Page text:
COVID19 was also discussed in the next session ‘Dementia Innovation Readiness Index 2020: 30 Global Cities’, supported by the Lien foundation. Global collaboration to share opportunities and solutions to challenges is a key driver in identifying and implementing best practice.
The topic of global collaboration was high on the agenda of the next session about the STRiDE project (STrengthening Responses to dementia in DEveloping countries). The key goal of STRiDE, a transnational collaboration between India, South Africa, Kenya, Jamaica, Brazil, Indonesia and Mexico, is understanding the impact of dementia in various cultural, social and economic contexts in order to support development, financing, planning, implementation and evaluation of national dementia strategies. Projects like this are crucial to address stigma around dementia and enhance powerful policy initiatives across cultures. Moreover, they contribute to a paradigm shift in research from the dominant focus of high-income countries towards more engagement of low- and middle-income countries. The enthusiasm and dedication during the STRiDE presentation reminded me of a quote from the anthropologist Margaret Mead that sums up the second day at the virtual conference: “Never doubt that a small group of thoughtful, committed citizens can change the world. Indeed, it is the only thing that ever has.”
Day 3: A better balance between safety and wellbeing is needed
“There is no one size fits all solution to dementia, but there are many causes for hope.” (Richard Fleming, University of Wollongong)
The first plenary of the day featured inspiring talks by Alireza Atri (ADI’), Seong-Yoon Kim (Asan Medical Center, Seoul) and Eileen and Dubhglas Taylor, experts by experience from Australia representing DAI. Alireza Atri presented a very appropriate slide to kick off the last conference day. Empathy should be the heart and soul of our mission in search of the best possible care and support for people with dementia. We should not only offer people with dementia and their loved ones perspective for the future, but actions must be made tangible for them today, as Eileen and Dubghlas Taylor stressed in their presentation. Research has the power to translate ambitions into practice and providing timely diagnosis is certainly one of them. This point was echoed in a later session during the courageous talk by Juanita Hughes from Australia about her life with frontotemporal dementia.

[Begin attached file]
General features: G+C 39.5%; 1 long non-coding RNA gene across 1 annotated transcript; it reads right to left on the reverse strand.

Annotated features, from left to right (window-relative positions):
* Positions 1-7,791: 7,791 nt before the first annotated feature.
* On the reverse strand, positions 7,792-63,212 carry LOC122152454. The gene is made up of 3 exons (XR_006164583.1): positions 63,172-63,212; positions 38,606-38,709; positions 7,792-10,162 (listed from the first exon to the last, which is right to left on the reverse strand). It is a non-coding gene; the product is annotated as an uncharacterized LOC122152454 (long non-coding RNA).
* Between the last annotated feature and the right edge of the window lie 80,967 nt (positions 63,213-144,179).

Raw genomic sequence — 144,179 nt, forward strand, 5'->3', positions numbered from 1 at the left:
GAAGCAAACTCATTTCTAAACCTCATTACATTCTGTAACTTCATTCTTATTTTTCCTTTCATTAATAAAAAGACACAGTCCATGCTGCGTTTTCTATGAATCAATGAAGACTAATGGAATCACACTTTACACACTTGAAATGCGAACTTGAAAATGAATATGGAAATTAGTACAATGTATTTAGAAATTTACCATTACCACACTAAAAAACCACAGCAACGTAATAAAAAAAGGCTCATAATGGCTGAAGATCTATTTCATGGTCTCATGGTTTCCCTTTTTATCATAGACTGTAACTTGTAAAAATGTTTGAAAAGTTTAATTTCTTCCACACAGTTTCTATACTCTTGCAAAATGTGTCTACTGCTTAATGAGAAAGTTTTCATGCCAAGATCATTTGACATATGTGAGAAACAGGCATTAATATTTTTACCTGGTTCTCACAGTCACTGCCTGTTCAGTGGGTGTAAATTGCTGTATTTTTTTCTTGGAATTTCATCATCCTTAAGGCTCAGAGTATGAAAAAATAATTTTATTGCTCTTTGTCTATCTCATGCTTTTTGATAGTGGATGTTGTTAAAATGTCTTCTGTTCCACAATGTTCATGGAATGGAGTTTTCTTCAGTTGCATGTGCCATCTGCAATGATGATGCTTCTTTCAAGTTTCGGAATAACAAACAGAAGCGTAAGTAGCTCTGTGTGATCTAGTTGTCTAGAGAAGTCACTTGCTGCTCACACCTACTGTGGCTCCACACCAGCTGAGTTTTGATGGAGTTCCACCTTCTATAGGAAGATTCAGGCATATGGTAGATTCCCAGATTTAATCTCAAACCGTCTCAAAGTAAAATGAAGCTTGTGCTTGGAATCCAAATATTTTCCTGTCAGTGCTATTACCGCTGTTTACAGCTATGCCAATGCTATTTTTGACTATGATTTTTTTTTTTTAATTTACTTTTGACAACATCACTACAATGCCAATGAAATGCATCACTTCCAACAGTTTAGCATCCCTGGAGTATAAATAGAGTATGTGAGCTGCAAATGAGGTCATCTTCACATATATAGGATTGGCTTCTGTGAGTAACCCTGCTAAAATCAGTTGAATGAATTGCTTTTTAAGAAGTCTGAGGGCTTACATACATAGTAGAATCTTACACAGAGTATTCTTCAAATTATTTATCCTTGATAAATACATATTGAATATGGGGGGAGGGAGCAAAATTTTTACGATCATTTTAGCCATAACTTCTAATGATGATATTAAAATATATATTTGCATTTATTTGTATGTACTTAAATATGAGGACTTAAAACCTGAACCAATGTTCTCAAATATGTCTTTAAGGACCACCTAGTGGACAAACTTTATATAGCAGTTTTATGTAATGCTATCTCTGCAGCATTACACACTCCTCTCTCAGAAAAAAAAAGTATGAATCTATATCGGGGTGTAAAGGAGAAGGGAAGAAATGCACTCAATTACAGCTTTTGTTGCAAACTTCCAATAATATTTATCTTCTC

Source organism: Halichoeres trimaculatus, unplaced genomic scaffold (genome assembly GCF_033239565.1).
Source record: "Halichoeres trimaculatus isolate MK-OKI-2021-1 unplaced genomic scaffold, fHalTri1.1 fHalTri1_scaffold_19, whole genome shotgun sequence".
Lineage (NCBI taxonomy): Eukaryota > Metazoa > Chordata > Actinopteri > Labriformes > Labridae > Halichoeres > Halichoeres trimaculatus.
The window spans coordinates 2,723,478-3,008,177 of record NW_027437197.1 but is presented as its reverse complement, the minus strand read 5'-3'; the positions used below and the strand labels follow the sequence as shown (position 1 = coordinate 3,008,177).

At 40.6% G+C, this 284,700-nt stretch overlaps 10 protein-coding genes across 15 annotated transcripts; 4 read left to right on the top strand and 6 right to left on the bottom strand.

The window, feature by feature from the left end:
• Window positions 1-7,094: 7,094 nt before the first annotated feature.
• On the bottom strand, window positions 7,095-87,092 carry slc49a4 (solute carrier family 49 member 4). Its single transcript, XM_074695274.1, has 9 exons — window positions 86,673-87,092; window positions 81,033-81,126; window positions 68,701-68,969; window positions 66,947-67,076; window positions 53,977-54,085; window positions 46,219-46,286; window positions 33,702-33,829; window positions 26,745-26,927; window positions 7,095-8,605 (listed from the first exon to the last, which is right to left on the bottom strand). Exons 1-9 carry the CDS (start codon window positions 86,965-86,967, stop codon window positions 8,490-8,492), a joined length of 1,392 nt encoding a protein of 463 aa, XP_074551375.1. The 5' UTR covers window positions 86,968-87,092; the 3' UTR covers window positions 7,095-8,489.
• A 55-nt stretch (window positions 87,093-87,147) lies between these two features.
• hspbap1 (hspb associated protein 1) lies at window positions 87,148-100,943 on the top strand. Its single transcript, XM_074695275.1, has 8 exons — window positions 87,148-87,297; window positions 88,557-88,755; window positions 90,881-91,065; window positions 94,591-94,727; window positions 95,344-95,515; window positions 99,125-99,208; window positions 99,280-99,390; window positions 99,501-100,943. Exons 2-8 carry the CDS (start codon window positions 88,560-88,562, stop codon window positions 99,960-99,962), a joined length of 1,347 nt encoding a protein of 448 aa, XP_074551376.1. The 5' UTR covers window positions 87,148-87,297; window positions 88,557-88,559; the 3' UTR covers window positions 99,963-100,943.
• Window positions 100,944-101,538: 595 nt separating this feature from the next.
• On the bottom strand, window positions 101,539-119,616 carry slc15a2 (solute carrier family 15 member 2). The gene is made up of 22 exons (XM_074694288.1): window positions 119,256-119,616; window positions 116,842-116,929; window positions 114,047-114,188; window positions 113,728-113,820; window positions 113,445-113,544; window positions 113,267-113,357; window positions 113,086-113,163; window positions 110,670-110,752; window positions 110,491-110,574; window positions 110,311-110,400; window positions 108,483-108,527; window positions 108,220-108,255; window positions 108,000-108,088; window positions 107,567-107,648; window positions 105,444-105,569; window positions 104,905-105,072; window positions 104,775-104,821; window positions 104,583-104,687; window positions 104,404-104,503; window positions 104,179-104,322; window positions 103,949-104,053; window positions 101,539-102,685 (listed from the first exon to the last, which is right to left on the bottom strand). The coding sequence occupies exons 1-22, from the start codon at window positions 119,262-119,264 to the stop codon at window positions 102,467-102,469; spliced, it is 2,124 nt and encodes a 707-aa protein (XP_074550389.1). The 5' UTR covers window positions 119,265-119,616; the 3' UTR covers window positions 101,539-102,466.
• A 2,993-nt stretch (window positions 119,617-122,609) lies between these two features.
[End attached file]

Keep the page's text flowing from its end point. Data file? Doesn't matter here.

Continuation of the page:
The next session was dedicated to the impact of COVID19 around the globe. Some of the creative ways of coping with isolation were really touching, like the beautiful story of Jason van Genderen from Australia about his family experience with dementia and COVID19 and how he uses the power of storytelling in his documentary project. My overall conclusion of the animated panel discussion: the coronavirus pandemic should enhance a more human rights-based approach in future (inter)national dementia strategies. A better balance between safety and wellbeing is needed.
Another conference highlight was the spotlight session on brain health and gender organized by the ‘Women’s Brain Project’, an international non-profit organization focused on sex and gender determinants of mental health as a gateway to precision medicine. This was a very informative session with some fresh insights on the challenges around gender equality and dementia care, policy and research. A strong call to action was raised during the panel discussion: “Prevalence differences in population groups require data-driven specific diagnosis and treatment.”
Following this inspiring final panel, it was time to say goodbye. Accompanied by beautiful piano playing by Alzheimer’s Association Japan’s Noriyo Washizu, ADI delegates sung a heart-warming rendition of the Louis Armstrong classic ‘What a wonderful world’. It reminded me of the opening words of the President of Singapore, Halimah Yacob, on the first day of the conference: “Hope is what united us. Despite the difficulties of this year, there is so much to look forward to.” I sincerely look forward to connecting ‘in real life’ at the next ADI conference, but in the meantime I’d like to congratulate ADI and the organizing team for a great conference that definitely offered food for thought and steps forward towards future collaboration initiatives.
For more on the Alzheimer’s Disease International virtual conference, check out #ADI2020 on Twitter.
Olivier Constant -Communications Officer – Flanders Centre of Expertise on Dementia